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'We don't want to be the reason someone gets sick' | Some retailers opening up at a slower pace than others

While some local stores gear up for to-go orders, other shop owners have stricter rules for how they will open back up for business.

AUSTIN, Texas — As Texas retailers prepare to offer to-go orders on Friday, for some shop owners, this will be the first time they've generated any revenue in weeks.

Costumes have hung untouched inside of Austin staple Lucy in Disguise with Diamonds for the past month, as life on South Congress came to a screeching halt. 

"Because we do consider ourself as part of the older Austin culture, we need customers and Austin locals to support us in any way that they can," said manager Jerry Durham. 

RELATED: How 'retail to-go' will work in Texas

Starting on Friday morning, Durham said eight employees will come in, show that they aren't running a fever, and start taking orders via email and phone.

"I would say best-case scenario over the week we can have maybe a dozen, half dozen transactions a day," said Durham.

Taking baby steps, each retail store across Texas will be opening at its own pace.

"We just don't want to be the reason for someone getting sick, so we're willing to take some extra precautions," said Kana Harris, co-owner of Bluebonnet Records.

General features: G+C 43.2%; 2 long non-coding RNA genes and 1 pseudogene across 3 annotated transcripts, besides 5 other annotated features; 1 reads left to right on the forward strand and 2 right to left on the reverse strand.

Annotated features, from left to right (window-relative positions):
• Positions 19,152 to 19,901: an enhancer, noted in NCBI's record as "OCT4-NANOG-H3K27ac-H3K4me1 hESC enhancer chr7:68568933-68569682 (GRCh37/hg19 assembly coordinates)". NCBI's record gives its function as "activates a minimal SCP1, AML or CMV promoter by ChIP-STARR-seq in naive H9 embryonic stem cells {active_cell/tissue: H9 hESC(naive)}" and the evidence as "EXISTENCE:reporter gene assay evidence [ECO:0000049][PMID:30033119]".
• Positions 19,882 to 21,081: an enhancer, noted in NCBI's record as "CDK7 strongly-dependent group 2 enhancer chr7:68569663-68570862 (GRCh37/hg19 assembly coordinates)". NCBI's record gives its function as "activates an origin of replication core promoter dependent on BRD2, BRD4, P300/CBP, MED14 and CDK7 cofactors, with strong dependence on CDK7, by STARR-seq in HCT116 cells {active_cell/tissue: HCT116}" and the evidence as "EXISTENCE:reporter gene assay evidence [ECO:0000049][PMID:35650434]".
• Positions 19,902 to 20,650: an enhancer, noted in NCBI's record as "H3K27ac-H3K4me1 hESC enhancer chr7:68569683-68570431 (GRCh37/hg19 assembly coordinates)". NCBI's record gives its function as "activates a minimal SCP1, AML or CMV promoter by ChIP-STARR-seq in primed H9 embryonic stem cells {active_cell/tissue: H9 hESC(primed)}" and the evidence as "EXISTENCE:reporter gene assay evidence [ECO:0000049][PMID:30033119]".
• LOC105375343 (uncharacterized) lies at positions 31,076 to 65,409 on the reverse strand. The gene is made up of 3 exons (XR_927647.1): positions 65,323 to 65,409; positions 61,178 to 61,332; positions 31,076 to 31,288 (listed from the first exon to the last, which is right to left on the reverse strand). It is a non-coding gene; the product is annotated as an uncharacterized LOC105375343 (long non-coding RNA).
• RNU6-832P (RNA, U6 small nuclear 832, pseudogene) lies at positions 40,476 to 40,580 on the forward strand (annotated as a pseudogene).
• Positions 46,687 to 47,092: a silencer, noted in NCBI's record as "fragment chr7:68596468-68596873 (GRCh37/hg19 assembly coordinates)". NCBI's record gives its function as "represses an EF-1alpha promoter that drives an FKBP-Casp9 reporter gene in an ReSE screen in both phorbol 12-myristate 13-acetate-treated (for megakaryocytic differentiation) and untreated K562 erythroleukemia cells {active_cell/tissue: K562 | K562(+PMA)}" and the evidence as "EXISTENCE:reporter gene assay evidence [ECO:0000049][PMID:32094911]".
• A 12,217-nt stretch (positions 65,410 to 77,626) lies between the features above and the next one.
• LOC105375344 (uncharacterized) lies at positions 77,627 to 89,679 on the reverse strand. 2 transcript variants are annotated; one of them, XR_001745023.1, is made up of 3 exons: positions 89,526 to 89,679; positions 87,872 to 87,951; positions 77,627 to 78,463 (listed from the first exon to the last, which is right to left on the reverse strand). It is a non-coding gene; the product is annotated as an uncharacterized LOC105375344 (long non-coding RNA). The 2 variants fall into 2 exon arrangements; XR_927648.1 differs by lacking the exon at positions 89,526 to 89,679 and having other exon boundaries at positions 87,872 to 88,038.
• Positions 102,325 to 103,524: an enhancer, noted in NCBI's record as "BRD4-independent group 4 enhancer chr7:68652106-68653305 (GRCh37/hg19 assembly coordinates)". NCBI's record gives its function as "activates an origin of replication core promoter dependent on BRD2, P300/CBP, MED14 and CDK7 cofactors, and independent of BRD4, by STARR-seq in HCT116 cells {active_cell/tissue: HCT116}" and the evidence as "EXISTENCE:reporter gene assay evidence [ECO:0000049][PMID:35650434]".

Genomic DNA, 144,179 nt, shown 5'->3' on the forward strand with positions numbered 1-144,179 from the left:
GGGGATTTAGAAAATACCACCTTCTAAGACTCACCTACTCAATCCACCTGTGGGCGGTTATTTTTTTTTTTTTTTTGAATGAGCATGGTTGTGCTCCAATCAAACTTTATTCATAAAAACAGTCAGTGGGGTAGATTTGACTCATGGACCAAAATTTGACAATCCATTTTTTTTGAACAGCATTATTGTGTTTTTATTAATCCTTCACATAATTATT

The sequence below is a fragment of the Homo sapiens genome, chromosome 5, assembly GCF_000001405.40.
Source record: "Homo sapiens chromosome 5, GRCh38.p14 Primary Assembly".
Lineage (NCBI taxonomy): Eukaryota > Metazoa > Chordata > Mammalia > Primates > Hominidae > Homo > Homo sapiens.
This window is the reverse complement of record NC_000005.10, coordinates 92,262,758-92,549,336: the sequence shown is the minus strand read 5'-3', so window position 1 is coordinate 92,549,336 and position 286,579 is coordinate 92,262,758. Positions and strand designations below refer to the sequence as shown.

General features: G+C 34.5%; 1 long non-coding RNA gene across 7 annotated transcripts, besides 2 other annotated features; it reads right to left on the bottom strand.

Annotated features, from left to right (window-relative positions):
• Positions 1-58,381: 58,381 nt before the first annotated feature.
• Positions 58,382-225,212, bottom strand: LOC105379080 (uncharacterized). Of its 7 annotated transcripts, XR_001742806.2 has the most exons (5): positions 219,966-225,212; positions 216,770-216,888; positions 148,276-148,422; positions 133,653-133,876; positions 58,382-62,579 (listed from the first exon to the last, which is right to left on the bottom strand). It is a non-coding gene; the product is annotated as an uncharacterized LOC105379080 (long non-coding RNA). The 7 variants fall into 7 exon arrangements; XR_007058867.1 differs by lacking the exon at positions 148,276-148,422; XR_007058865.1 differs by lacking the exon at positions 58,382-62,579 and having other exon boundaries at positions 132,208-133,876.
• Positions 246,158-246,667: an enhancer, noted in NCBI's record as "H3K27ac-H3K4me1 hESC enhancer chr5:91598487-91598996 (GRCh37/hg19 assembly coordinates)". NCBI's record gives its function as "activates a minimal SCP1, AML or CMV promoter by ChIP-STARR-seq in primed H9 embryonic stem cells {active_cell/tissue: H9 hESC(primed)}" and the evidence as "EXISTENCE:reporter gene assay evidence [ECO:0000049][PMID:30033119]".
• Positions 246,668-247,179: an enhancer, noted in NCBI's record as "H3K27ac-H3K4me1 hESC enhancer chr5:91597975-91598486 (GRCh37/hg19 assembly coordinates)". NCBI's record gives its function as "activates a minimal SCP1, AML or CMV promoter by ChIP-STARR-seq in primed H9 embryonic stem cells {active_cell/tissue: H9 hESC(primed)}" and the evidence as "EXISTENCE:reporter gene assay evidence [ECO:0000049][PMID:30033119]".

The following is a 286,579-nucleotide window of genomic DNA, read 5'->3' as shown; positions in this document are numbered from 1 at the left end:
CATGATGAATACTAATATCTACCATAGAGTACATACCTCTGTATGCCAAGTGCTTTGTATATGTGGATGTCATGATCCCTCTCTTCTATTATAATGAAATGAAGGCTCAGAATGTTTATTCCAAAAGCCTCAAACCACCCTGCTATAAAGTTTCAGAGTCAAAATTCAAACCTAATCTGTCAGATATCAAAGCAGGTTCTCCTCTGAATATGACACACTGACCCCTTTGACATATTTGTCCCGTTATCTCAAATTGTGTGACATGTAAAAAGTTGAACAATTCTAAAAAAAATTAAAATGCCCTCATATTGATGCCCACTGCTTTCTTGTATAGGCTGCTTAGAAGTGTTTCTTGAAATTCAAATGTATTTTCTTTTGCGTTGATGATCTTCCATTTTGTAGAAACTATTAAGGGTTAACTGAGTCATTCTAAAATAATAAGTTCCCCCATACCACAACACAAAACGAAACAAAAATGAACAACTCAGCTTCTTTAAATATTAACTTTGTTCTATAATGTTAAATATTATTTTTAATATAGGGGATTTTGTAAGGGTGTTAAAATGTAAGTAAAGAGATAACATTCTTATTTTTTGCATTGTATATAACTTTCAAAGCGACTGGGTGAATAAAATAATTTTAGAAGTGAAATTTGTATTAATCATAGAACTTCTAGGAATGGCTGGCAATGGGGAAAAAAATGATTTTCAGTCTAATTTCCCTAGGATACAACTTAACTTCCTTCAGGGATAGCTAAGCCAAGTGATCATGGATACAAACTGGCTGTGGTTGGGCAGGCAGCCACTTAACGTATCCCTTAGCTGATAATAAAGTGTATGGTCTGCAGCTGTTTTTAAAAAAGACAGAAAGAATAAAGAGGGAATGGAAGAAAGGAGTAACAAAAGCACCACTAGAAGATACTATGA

RELATED:

Timeline: Gov. Greg Abbott's new economic plan to reopen Texas businesses

Local retailers rejoice over now being able to offer to-go orders

Bluebonnet Records, located in Downtown Lockhart, isn't allowing just anyone to drive up for a record to-go. Workers will be hand-delivering orders for Lockhart locals only, and encourage everyone else to have it shipped online. 

"We're encouraging people to support us that way, especially if you're in the Round Rock, San Marcos, New Braunfels area. Shipping only takes a couple of days," said Cody Kimbell, co-owner of Bluebonnet Records.

Open for a little over a year, overcome with emotion, they're just grateful for local customers.

"It really does matter," said Harris, as she fought back tears. "If someone spends $60, it can make a difference." 

Retailers are required to follow certain rules when they open their doors for to-go orders.

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